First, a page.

VIEWPOINT: Appraising prevention of mother-to-child transmission of HIV in Nigeria

By Abujah Rachael

Ms Julian Yohanna, 23 year-old of Bazango Community, Kubwa in the Federal Capital Territory (FCT), Abuja, said she knew she was living with HIV when it was almost nine months into her pregnancy.

Yohanna said during one her visits for antenatal, the doctor on duty inquired about her sexual history. Her pregnancy was fallout of rape. She was serially raped by her abductors on her way back to the FCT from Kaduna.

However, what she didn’t know is that her rapists not only impregnated her but also infected her with HIV.

“As was preparing to give birth, a medical student who came to observe my case was telling me about the prevention of mother-to-child transmission of HIV (PMTCT) and asked if I felt guilty because I was HIV-positive.

“I told him that I did feel guilty. M y diagnosis was very strange to me. I did not know what to say or how to react.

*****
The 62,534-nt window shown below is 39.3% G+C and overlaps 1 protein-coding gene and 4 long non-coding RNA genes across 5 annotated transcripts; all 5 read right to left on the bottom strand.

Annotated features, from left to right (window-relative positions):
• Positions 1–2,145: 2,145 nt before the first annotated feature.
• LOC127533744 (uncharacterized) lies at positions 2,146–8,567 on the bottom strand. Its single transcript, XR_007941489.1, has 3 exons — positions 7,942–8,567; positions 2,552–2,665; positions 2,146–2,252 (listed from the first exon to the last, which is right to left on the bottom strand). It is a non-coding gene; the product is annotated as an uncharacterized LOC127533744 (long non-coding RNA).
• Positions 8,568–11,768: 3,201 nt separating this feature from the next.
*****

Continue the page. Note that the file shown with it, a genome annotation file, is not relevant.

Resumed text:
“`I wanted an abortion, but it was too late. My mother was also against it because of what of our religion.

“So, my son is born HIV positive. I gave in to fear and despair,” she said.

For every one Yohanna out there in Nigeria, there are thousands of others who have refused to go public with their status and fate of their HIV positive child or children.

According to UNAIDS, Nigeria contributes 15 per cent of the global new pediatric HIV infections and about 30 per cent of all cases of Mother-to-Child Transmission (MTCT) of HIV.

In Nigeria, an estimated 33 per cent of pregnant women receive antenatal care in non-conventional settings such as traditional birth attendant’s homes, mission homes, and maternity homes where HIV testing services are not available or optimised.

The country is still battling to eliminate the high prevalence of HIV among pregnant women, in spite of the progress the country has made in closing the HIV treatment gap.

Over the last two years, Nigeria has treated over one million new cases.

Currently, there are about 1.9 million Nigerians on sustained antiretroviral therapy, which corresponds with about 99 per cent treatment coverage for the general population.